• ‘In-sequence’ registration marks

    At any given time, there are 75 ‘in-sequence’ registration marks available for new registrations. If you would like to choose from among these, enter ‘please telephone’ at question 4 on the CA1 Application for Register of Aircraft form; otherwise, you will be assigned the next available mark.

    ‘Out of sequence’ registration marks – reserving a particular mark

    It is possible to reserve out-of-sequence marks in your name for future use for a period of six months. At the end of the six months period the reservation can be renewed if necessary.

    Please note that the reservation fee is not deductible from the registration fee once the aircraft itself is registered using the previously reserved marks.

    Using G-INFO to check the availability of registration marks

    You can search for a registration mark on G-INFO, the UK Register database to see if it has already been assigned to an aircraft.

    If a mark does not appear on the database it is generally available, but some combinations of letters are not used at all and some marks may be reserved for future use. These non-available marks do not appear on the database but neither are they available for allocation.

    After checking the database it is advisable to contact the Aircraft Registration section direct with your requests for availability.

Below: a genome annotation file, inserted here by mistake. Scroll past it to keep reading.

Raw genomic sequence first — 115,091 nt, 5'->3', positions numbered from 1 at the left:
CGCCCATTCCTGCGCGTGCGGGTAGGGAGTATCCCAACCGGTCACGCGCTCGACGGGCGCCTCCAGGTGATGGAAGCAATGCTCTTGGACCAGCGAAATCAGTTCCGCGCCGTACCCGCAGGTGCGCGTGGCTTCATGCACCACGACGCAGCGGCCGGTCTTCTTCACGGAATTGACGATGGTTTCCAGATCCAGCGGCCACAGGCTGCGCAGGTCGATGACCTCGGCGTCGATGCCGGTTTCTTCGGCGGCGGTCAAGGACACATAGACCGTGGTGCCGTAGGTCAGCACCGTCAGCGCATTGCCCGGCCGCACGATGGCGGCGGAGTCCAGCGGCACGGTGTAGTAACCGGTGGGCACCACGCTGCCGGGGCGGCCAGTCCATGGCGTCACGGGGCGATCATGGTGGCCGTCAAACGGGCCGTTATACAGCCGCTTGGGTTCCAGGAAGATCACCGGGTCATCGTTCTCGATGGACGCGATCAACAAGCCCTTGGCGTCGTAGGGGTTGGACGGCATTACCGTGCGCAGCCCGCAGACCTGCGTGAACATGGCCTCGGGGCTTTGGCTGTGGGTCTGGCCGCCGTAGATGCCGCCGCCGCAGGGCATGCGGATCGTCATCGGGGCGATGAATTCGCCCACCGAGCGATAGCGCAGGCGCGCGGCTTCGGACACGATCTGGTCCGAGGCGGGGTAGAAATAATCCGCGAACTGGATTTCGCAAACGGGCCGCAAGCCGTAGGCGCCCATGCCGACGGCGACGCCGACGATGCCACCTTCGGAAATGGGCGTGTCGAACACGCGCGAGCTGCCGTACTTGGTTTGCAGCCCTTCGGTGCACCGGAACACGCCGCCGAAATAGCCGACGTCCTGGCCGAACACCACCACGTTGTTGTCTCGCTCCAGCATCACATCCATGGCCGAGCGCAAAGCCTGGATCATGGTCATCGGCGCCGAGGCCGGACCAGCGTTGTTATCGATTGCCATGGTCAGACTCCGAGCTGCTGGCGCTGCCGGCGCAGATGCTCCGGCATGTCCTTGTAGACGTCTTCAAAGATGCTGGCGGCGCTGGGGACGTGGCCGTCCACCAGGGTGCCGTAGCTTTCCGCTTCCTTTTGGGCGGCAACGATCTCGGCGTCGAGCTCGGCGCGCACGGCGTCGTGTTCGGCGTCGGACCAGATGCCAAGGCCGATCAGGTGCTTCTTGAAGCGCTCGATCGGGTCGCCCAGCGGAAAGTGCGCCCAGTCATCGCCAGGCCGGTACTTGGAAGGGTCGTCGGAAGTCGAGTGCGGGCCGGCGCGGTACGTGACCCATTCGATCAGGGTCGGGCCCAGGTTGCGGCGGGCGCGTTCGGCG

Combinations of letters which are not used

    Combinations of letters which would cause confusion or offence are not used in registration marks. Examples of combinations of letters that are not issued are PAN, SOS, TTT, XXX and ZC. Also note the UK Register no longer uses the letter Q in registration marks. Combinations which may be considered offensive may be excluded at the Aircraft Registration Section’s discretion.

    Historical, current and de-registered marks not available for re-issue

    Any UK registration marks that are currently in use or have been registered in the past are not re-issued to a second aircraft to avoid any confusion. An individual airframe may have more than one registration mark in its lifetime, but a particular registration mark can only apply to one airframe.

    Therefore, there are no historical registration marks available for issue (i.e. between G-AAAA and the current in-sequence range) unless it is the original aircraft that is being re-registered or restored to the UK Register. Generally an original aircraft can return to any of the UK registration marks that it has previously carried.

    Gliders: BGA trigraphs and registration marks

    By default, a glider’s three-letter BGA trigraph will be used as the last three letters of its UK registration mark.

    • The British Gliding Association (BGA) is the recommending organisation for gliding in the UK and they maintain a record of gliders in the UK. The BGA issues a three-letter code for each glider, know as a trigraph.

    For example, if the BGA trigraph is PXL the aircraft will be allocated the next available UK registration mark that contains PXL as the last three letters, so if G-CPXL is not available the aircraft will be allocated G-DPXL and so on. Out of sequence registration marks (see above) can also be used on gliders in place of trigraph related marks.

    Microlights and minimum lift balloons

    There are no longer separate blocks of marks issued to microlights or small light aircraft. These aircraft are now entered in the main in-sequence blocks or given out-of-sequence marks if requested.

    However, minimum lift balloons are confined to the G-FYAA-ZZ blocks.